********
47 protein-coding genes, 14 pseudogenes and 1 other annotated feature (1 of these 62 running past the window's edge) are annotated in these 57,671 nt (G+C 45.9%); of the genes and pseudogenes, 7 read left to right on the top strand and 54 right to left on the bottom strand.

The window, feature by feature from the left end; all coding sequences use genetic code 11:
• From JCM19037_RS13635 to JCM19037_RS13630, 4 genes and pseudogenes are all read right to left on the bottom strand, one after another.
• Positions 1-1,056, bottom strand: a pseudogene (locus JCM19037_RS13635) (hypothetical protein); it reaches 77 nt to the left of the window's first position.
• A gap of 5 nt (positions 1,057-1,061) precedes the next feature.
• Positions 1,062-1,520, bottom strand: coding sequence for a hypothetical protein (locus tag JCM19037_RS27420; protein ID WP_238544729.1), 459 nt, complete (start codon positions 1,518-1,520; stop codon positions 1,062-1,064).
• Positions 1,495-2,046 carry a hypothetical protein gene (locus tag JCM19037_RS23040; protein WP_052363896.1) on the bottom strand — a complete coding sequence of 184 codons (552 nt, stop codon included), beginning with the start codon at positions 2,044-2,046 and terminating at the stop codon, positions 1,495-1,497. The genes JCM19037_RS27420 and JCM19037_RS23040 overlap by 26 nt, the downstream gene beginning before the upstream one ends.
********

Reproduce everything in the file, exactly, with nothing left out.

47 protein-coding genes, 14 pseudogenes and 1 other annotated feature (1 of these 62 running past the window's edge) are annotated in these 57,671 nt (G+C 45.9%); of the genes and pseudogenes, 7 read left to right on the top strand and 54 right to left on the bottom strand.

The window, feature by feature from the left end; all coding sequences use genetic code 11:
• From JCM19037_RS13635 to JCM19037_RS13630, 4 genes and pseudogenes are all read right to left on the bottom strand, one after another.
• Positions 1-1,056, bottom strand: a pseudogene (locus JCM19037_RS13635) (hypothetical protein); it reaches 77 nt to the left of the window's first position.
• A gap of 5 nt (positions 1,057-1,061) precedes the next feature.
• Positions 1,062-1,520, bottom strand: coding sequence for a hypothetical protein (locus tag JCM19037_RS27420; protein ID WP_238544729.1), 459 nt, complete (start codon positions 1,518-1,520; stop codon positions 1,062-1,064).
• Positions 1,495-2,046 carry a hypothetical protein gene (locus tag JCM19037_RS23040; protein WP_052363896.1) on the bottom strand — a complete coding sequence of 184 codons (552 nt, stop codon included), beginning with the start codon at positions 2,044-2,046 and terminating at the stop codon, positions 1,495-1,497. The genes JCM19037_RS27420 and JCM19037_RS23040 overlap by 26 nt, the downstream gene beginning before the upstream one ends.